"Please don't do this, doc. I've worked my entire life to get here. Since I was three fucking years old I've been trying to get to this moment, and I've never even been close before now. There's a good chance this is it for me. Even if I play next year what are the odds of getting back here, eh? I'm not an idiot, I know they're not good. Are you really gonna stand there and take this away from me? 'Cause I know one thing; I can definitely go out there and play, but all that other stuff you're talking about? Maybe that happens. Maybe. And you know what, if I get to go finish this game and we win, it'd be worth it anyway. I'm willing to be a drooling blithering idiot when I'm 70 if it means I got to carry that Cup tonight. Don't fuckin’ take that away from me, doc. Please."
The doctor took his glasses off and pawed his face, a man fighting his own best instincts.
"You're asking me to violate my duties as a physician and to lie about your condition on official forms."
Hope. He might be going for it.
"I know. I'm sorry to put you in this position, but I've gotta finish this game."
"You promise me that if I let you out there you will come see me every day this summer and you won't bullshit me about how you're doing?"
"You promise if I say you can't play next season you won't fight me?"
Matt nodded, ignoring the pain it caused in his head. "I promise."
A long pause followed. The doctor was considering it, but Matt knew he still didn't think it was a good idea.
"All right, go. I'll take care of this mess and get the paperwork straight. Just don't do anything stupid out there."
Matt threw his arms around the doctor, hugging him like a child who had just gotten exactly what he wanted for Christmas.
The third period was three minutes old by the time Flynn shuffled out of the tunnel and took his seat on the bench. The echoing cheering that accompanied his return elated him even as he strove to conquer the aching in his skull. His teammates welcomed him back with stick taps to his shin pads and he nodded in acknowledgement.
On the ice, a teammate blasted a slapshot from the point, but there was no traffic and the goalie easily snagged it in his glove, drawing a whistle and a face-off in the offensive zone.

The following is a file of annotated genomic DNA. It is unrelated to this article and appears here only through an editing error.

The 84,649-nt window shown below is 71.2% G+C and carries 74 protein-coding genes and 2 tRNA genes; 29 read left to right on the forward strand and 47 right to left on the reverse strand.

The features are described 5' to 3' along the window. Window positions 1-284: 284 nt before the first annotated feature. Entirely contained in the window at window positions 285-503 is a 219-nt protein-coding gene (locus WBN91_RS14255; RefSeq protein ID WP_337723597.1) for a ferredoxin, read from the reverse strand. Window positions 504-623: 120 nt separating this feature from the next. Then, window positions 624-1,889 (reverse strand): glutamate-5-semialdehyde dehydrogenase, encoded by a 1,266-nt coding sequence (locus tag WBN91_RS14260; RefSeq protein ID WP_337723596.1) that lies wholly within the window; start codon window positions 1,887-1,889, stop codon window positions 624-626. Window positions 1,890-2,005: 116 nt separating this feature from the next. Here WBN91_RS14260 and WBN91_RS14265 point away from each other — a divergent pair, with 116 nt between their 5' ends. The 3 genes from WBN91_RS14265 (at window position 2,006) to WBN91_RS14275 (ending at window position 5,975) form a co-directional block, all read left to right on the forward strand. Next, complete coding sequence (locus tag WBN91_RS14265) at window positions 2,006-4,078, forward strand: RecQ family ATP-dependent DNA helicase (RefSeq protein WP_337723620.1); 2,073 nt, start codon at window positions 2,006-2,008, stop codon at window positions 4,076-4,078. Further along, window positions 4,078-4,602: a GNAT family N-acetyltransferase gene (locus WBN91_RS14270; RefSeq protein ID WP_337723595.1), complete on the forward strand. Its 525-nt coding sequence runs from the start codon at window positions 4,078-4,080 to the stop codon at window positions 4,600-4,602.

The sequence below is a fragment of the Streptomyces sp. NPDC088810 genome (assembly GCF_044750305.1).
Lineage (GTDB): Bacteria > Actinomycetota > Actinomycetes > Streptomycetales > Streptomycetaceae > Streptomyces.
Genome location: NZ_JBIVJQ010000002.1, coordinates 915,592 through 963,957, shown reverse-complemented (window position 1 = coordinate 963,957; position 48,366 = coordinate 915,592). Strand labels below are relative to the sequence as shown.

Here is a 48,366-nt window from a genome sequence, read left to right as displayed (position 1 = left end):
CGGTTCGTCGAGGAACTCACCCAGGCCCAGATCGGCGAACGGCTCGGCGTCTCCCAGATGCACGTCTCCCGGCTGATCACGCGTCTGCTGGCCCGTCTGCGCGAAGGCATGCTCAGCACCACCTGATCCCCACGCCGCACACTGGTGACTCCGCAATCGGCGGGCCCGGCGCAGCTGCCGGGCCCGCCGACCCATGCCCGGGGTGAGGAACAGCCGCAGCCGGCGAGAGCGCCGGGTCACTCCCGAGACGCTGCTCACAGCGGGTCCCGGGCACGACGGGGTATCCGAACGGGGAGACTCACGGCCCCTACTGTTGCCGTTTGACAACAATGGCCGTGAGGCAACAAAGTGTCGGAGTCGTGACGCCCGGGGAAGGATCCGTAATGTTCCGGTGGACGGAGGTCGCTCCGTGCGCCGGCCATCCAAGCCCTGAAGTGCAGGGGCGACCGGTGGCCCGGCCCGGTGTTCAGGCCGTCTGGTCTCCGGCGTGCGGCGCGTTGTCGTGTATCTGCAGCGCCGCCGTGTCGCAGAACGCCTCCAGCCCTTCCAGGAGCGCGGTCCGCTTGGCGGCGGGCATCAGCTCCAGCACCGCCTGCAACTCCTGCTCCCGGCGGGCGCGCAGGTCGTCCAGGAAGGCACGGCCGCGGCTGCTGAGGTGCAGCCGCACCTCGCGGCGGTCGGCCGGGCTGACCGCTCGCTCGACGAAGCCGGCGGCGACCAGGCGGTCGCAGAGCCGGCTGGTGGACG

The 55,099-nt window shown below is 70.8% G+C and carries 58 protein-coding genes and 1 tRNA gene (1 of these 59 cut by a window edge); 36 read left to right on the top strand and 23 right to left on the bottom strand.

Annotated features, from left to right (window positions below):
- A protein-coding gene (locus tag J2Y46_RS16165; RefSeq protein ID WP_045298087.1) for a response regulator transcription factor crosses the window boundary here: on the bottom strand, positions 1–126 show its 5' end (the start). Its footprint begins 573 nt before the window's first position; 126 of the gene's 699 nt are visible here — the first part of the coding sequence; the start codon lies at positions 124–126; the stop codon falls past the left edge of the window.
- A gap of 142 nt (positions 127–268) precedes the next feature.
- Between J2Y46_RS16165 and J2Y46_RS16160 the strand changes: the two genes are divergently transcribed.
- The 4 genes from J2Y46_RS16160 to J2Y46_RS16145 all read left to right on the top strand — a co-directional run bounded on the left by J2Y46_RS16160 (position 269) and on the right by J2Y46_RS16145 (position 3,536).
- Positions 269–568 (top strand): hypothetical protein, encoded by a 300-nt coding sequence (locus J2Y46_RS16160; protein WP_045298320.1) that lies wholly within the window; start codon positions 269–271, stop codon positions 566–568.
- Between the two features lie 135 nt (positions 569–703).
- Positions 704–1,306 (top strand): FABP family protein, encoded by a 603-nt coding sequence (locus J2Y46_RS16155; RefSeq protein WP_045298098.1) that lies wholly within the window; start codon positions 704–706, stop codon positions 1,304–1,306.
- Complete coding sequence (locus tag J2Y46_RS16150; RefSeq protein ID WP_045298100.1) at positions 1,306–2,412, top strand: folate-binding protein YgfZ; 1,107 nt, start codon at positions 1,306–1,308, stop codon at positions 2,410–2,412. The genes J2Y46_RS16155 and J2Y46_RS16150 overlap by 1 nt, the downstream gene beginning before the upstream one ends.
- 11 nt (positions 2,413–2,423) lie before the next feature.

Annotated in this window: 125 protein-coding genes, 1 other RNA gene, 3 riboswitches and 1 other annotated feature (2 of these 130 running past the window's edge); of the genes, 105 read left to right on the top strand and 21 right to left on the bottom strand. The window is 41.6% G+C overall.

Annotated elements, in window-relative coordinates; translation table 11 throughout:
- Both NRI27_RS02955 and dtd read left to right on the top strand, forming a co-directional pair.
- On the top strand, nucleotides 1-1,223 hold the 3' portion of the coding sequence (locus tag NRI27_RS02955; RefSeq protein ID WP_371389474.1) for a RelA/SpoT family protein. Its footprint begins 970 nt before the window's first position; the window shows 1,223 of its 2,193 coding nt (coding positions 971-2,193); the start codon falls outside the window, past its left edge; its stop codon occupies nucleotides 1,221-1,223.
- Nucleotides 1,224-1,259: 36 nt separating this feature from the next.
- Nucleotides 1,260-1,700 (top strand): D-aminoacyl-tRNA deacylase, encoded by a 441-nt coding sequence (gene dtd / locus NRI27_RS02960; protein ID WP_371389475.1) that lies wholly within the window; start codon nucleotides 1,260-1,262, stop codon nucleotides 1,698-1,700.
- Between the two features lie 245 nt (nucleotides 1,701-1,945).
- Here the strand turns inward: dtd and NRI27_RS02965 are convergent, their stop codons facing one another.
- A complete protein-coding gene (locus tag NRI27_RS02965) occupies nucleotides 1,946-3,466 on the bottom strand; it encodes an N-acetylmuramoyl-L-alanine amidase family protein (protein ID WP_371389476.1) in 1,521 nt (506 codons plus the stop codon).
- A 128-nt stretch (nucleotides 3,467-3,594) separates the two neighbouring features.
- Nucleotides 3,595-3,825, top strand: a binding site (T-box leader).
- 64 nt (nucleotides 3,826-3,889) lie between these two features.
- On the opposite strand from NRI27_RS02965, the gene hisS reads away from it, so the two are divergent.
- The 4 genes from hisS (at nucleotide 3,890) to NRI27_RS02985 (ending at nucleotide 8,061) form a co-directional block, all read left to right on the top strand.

Flynn felt a rolled up sheet of paper smack his back and turned to find the coach standing over him.
"Then get the fuck out there!"
He hopped the boards, felt wobbly on his skates, but pushed off and glided his way to the face-off dot, steadying himself as he went. His stomach was twisting itself in knots as he crouched to take the draw. He was a half-second behind the opposing centerman and lost the face-off. Before he knew what had happened the puck had already been cleared all the way down the ice.
His team was still on the power play thanks to the penalty against Burnstrom so there was no icing this time.
Without knowing how he had gotten there, Flynn found himself standing on the blue line as a teammate rushed the puck up the ice. A defender skating backward into his own zone bumped Matt, and he waved his stick in the player's direction but didn't make contact. He was lucky not to get called for a penalty himself on the play. He stepped into the offensive zone and the puck was on his stick. It stayed there only a fraction of a second as he dished it away to a teammate down low behind the goal.
He cruised into the slot area between the face-off circles and in front of the opposing goaltender, watching his teammates pass the puck around, playing keep-away from the penalty killers, waiting for the perfect opportunity to shoot.
Time was ticking away on the power play, maybe the last good opportunity they would have to score the goal to give them the lead late in this deciding match.
Standing in front of the goalie, attempting to screen his view of the play, Flynn struggled to stay on his feet with the incessant cross-checking the big defenseman Randall McDuff continued to administer to his back.
The puck slid down low and McDuff skated away in an attempt to intercept it.